Please, say this out loud: “I, __insert name here__, cannot speak things into existence.”
No matter what the prosperity preacher tells you (or Jay-Z for that matter), you and I cannot speak things into existence. To attempt this would be to reduce what the Bible calls hope to wishful thinking, to turn faith into a kind of superpower, and finally to exult ourselves to a position reserved for God alone (by the way, that is called idolatry).
Distinguishing Faith from Hope
For example, each morning, or hour (who am I kidding) when I visit my trusty Keurig, I “walk by faith.” My faith (going to the coffee maker) is based on the fact (hope) that my coffee maker won’t let me down. Simply put, hope is an absolute, and faith is trusting that absolute.
Not Wishful Thinking
By way of another example, if I were to speak to my empty coffee cup, “Be filled!” (in the name of Jesus or otherwise) I would only be engaging in wishful thinking. Just as a child, after seeing Star Wars, tries to move objects using “the force,” speaking to my coffee cup won’t result in anything real. In either scenario, there’s no assurance of achieving our goal, although they do make for fun imaginations. Nonetheless, my point should be clear; what I’ve just described is neither faith nor hope as defined by God.
The “Name it, Claim it” Error
Some, within the Church, assert that by faith, they can speak things into existence. These people advocate that as Christians, with the proper “amount” of faith (also an unbiblical idea) we can “call into being that which does not exist.” (Romans 4:17b) This ability, mind you, the Apostle Paul is explicitly crediting to God alone. This “name it, claim it” error, at best, promotes wishful thinking while at worse, it promotes idolatry (not to mention an untenable idea concerning faith).
According to the Gospel of John (1:3), “All things came into being through Him (Jesus), and apart from Him, nothing came into being that has come into being.”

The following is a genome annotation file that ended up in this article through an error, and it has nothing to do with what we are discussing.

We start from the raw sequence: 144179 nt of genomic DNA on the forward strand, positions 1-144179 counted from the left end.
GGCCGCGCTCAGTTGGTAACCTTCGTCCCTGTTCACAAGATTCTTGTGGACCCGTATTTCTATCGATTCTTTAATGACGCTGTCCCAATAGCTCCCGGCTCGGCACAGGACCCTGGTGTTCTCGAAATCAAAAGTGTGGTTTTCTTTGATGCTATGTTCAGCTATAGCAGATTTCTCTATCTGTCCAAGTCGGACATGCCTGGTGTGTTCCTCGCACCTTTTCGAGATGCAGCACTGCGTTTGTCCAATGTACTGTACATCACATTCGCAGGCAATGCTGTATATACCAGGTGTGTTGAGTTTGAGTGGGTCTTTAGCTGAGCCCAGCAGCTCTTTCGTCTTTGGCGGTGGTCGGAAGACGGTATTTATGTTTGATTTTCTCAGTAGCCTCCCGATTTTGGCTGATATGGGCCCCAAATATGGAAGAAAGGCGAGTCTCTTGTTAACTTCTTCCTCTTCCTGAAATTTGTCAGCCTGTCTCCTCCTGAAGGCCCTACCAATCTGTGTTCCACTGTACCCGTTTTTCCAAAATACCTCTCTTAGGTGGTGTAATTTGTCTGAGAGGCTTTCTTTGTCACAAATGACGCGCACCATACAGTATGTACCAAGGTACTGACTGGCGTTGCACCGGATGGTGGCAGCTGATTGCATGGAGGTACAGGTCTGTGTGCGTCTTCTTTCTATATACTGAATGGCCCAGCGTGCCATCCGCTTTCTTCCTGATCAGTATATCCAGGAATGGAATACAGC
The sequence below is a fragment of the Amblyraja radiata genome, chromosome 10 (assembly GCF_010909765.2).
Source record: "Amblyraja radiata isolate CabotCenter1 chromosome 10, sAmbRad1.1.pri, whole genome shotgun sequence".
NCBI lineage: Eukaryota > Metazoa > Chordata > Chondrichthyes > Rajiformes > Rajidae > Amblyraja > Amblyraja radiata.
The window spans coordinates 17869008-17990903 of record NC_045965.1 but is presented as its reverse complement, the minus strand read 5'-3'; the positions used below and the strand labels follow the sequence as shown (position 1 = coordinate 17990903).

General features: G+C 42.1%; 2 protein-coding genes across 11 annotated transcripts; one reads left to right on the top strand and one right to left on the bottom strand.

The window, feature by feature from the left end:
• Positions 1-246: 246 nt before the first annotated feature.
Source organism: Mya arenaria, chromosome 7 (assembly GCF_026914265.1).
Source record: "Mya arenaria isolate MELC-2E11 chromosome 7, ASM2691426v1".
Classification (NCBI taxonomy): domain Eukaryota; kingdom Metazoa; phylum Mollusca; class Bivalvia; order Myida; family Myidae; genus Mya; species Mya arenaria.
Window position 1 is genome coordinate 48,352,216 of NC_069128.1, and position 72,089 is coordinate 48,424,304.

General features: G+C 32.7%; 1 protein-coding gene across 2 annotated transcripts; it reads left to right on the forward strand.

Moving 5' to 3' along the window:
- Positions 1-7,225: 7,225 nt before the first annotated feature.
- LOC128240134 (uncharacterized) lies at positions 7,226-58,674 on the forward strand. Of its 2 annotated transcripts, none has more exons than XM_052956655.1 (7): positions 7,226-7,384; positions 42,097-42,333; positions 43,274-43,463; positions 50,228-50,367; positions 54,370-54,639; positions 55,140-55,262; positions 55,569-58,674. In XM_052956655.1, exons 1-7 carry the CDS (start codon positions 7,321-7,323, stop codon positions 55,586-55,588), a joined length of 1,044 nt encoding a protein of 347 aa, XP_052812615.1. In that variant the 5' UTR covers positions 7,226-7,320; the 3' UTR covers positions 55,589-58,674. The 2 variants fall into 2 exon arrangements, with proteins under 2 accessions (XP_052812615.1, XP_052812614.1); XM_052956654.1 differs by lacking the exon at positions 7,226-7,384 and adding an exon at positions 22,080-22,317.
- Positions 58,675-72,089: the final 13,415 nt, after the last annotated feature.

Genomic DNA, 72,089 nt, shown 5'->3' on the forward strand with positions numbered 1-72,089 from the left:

The idea that we are to create our realities (say being healthy, wealthy, and wise) by merely speaking it into existence is to believe that we are God. Why? Because this is thinking we can create what John says only God can create.
Have you ever noticed that the televangelist instructs their listeners to “speak” to their bank accounts to be filled, all the while asking those same listeners to sow seed offerings to their ministry?! Why don’t these charlatans practice what they preach? Can’t they just fill their accounts with a word of faith? The answer is NO! And it’s because their teaching is nonsense.The idea that we are to create our realities (say being healthy, wealthy, and wise) by merely speaking it into existence is to believe that we are God. #badtheology Click To Tweet
What We Do Speak
Some of you are saying, “We know this, Nathan, but what about claiming our healing?” What about claiming things (sincere Biblical hope) that God has promised? Well, this might not sit well with you, but 1. God didn’t guarantee that we will all be healed in this life (no matter the faith you have), and 2. the Bible doesn’t tell us to “name and claim” even the promises that are true for us.
Instead, we’re repeatedly instructed to “exult” in that which God has spoken. Church, God alone creates. God alone commands the world to change. We merely trust in and exult in what He says.God didn't guarantee that we will all be healed in this life (no matter how much 'faith' you have). Click To Tweet
More Needs to Be Said
In the next part of this series on the “name it, claim it” error, I will be diving headlong into healing, addressing issues like the Apostles saying, “Rise up and walk.” We will look at the Gospel of Mark where it tells us that, “these signs and greater will you do.” We will also look at how the first-century church interpreted what to do when someone was sick among them.
Does this challenge the beliefs you have adopted or grown up with? I’d love to talk it out with you. Comment below or email me at firstname.lastname@example.org.